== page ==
Coffy: The Enslaved African Who Led a Major Slave Revolt Against the Colonial Regime in Guyana in 1763

Coffy, also spelled as Cuffy, Kofi or Koffi, was an enslaved man of Akan descent, played an important role in leading a major slave revolt, rallying more than 3,800 enslaved individuals against the colonial authorities in Berbice, present-day Guyana in 1763.

Cuffy: The Enslaved African Who Led a Major Slave Revolt Against the Colonial Regime in Guyana in 1763
1763 Monument on Square of the Revolution in Georgetown, Guyana, designed by Guyanese artist Philip Moore

Born in West Africa, cuffy was forcibly taken from his homeland and thrust into the brutal system of slavery on the plantations of the Dutch colony of Berbice, in what is now known as Guyana. However, it was in the face of such adversity that Coffy would rise to lead one of the most significant slave revolts in colonial history.

In the early hours of February 23, 1763, the Berbice slave uprising erupted with the burning of the Magdalenenberg plantation, as enslaved individuals rebelled against their dehumanizing conditions. This initial act of defiance sparked a rebellion involving an estimated 3,000 enslaved Africans.

As the revolt gained momentum, colonialists fled the area, leaving behind a group of approximately 40 people who sought refuge in a house on one of the plantations. Tragically, they found themselves surrounded by 500 formerly enslaved Africans. The house was set ablaze, and those attempting to escape were met with gunfire, as recounted by writer and historian Karin Amatmoekrim.

Coffy, already living on the Lilienburg plantation as a house-slave, soon emerged as a central figure in organizing the uprising into a formidable force. Under his leadership, the rebellion spread rapidly across neighboring plantations, striking fear into the hearts of the colonial rulers.

As the rebellion gained momentum, Coffy’s strategic acumen became evident. He transformed the disorganized masses into a disciplined military unit, seizing weapons and supplies from the plantations they overran. Coffy’s leadership prowess was recognized by his fellow rebels, who acclaimed him as their governor, marking a symbolic shift in power dynamics.

Despite their initial successes, the rebels faced formidable opposition from the colonial forces determined to crush the uprising. Governor Wolfert Simon Van Hoogenheim marshaled military reinforcements to quell the rebellion, leading to a series of bloody skirmishes. However, Coffy remained undeterred, even proposing a partition of Berbice to avoid further bloodshed.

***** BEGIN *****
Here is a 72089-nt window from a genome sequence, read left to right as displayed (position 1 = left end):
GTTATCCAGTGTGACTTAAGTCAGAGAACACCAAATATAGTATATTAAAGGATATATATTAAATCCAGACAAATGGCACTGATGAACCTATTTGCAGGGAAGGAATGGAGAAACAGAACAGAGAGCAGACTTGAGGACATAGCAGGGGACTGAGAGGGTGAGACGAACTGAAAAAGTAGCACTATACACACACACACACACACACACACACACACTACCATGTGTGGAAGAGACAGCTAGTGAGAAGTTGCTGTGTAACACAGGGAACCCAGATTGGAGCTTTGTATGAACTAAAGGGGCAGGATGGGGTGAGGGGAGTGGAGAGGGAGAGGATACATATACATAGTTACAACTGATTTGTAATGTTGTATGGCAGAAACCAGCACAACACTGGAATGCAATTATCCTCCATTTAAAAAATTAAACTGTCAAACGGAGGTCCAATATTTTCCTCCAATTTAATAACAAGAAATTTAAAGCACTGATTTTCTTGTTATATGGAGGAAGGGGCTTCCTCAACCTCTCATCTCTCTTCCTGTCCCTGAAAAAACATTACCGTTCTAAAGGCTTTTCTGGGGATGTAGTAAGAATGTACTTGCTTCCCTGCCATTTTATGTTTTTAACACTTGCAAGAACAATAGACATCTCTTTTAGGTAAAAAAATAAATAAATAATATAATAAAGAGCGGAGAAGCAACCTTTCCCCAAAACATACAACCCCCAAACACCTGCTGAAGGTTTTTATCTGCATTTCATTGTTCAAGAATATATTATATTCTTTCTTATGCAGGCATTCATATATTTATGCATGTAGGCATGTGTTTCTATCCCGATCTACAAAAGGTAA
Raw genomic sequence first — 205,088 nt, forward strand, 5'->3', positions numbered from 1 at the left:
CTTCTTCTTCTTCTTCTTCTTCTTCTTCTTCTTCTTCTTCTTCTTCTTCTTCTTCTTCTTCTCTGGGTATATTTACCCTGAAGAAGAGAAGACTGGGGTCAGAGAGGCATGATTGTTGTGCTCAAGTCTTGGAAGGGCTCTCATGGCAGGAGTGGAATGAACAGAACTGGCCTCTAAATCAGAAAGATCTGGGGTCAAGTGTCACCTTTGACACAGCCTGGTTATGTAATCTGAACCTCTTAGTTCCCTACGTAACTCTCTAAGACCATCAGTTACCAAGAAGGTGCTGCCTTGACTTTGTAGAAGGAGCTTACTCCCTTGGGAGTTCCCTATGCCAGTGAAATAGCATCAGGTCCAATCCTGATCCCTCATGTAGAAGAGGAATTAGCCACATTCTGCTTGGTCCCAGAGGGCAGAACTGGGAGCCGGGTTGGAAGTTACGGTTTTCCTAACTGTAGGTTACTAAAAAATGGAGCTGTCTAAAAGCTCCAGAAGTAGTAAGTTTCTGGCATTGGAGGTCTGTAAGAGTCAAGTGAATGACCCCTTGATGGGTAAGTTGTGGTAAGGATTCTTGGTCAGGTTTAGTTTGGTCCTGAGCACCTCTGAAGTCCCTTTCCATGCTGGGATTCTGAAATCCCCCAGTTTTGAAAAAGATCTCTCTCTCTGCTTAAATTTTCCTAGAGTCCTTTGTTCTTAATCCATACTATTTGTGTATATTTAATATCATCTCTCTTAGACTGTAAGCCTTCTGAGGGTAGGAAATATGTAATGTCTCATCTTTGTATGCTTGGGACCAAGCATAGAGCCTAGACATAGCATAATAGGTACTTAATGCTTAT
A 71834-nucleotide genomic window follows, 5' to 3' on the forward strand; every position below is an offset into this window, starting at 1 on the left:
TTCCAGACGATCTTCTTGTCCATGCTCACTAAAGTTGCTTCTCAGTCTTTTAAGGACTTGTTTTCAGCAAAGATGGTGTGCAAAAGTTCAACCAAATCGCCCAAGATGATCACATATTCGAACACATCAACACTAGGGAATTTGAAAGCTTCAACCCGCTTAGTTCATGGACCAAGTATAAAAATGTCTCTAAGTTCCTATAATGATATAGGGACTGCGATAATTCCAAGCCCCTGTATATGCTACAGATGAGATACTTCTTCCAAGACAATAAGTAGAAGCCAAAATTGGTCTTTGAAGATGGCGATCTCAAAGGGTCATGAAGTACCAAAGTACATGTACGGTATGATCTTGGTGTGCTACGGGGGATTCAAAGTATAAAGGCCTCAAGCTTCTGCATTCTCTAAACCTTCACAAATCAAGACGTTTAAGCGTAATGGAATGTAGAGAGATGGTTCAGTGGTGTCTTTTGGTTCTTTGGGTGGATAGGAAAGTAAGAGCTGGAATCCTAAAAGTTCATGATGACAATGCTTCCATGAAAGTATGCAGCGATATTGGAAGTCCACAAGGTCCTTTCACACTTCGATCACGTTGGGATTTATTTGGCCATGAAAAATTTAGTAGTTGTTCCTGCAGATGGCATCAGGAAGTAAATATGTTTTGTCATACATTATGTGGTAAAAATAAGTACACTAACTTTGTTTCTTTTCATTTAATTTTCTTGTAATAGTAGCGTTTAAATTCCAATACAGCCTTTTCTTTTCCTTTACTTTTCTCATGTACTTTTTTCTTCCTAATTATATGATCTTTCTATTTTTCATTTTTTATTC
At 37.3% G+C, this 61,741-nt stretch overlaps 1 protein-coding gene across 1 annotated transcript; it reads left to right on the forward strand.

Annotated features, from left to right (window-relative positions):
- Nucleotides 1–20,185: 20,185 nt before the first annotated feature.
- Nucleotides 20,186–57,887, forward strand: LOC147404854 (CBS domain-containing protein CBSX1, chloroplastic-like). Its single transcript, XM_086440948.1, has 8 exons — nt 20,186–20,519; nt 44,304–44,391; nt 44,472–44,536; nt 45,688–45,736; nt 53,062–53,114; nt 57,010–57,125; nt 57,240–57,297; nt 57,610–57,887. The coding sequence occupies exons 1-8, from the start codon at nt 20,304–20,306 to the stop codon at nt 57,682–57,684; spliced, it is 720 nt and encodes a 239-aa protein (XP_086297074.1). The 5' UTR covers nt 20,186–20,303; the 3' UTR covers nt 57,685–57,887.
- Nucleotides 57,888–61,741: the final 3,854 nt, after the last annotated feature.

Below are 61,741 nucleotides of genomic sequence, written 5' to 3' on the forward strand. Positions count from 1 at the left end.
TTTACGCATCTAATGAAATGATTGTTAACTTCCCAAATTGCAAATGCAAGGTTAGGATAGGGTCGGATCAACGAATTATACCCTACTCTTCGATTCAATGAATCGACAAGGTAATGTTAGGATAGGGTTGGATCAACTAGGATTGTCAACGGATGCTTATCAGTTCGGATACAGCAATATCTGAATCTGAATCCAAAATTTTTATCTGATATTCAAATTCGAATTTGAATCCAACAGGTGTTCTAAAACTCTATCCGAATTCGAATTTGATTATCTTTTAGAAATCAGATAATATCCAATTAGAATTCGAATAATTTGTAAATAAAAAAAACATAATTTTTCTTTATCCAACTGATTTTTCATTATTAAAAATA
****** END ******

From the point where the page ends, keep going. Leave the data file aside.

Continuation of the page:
Below is a photo of one of the letters that the Dutch governor received from Coffy – taken from the Dutch Archives in Amsterdam.

Cuffy: The Enslaved African Who Led a Major Slave Revolt Against the Colonial Regime in Guyana in 1763

Part of the letter reads, “We will give Your Excellency half of Berbice, and all the negroes will retreat high up the rivers, but don’t think they will remain slaves. The negroes that Your Excellency has on his ships – they can remain slaves.”

However, the Dutch governor postponed his response, insisting that the decision must be made in Amsterdam, a process that could take up to four months. In the meantime, he was arranging backup troops.

Internal divisions and external pressures eventually took their toll on the rebel forces. Disputes arose among the leaders, and a faction led by Captain Accara, who served as Coffy’s deputy in military affairs, emerged in opposition to Coffy’s leadership. This internal strife weakened the rebels, paving the way for their eventual defeat. On October 19, 1763, it was reported that Coffy had taken his own life, marking the tragic end of a valiant struggle for freedom.

By March, 1764, reinforcement from Holland had crushed the resistance. The 1763 Berbice Slave Rebellion cost the lives of over 1,800 slaves and about 40 of the colonists. It was the first major slave revolt in the continent of South America.

As punishment, the Dutch colonists tortured, hanged, dismembered, and burned alive those slaves they believed were responsible for the uprising or had taken on leadership roles.

Despite the ultimate failure of the rebellion, Coffy’s legacy endures as a symbol of resistance and resilience. In Guyana, he is revered as a national hero, and his courageous stand against oppression is commemorated annually on Republic Day. The 1763 Monument, also known as the Cuffy Monument, stands as a towering tribute to his memory and the indomitable spirit of those who dared to defy tyranny.

Uzonna Anele
Uzonna Anele
Anele is a web developer and a Pan-Africanist who believes bad leadership is the only thing keeping Africa from taking its rightful place in the modern world.


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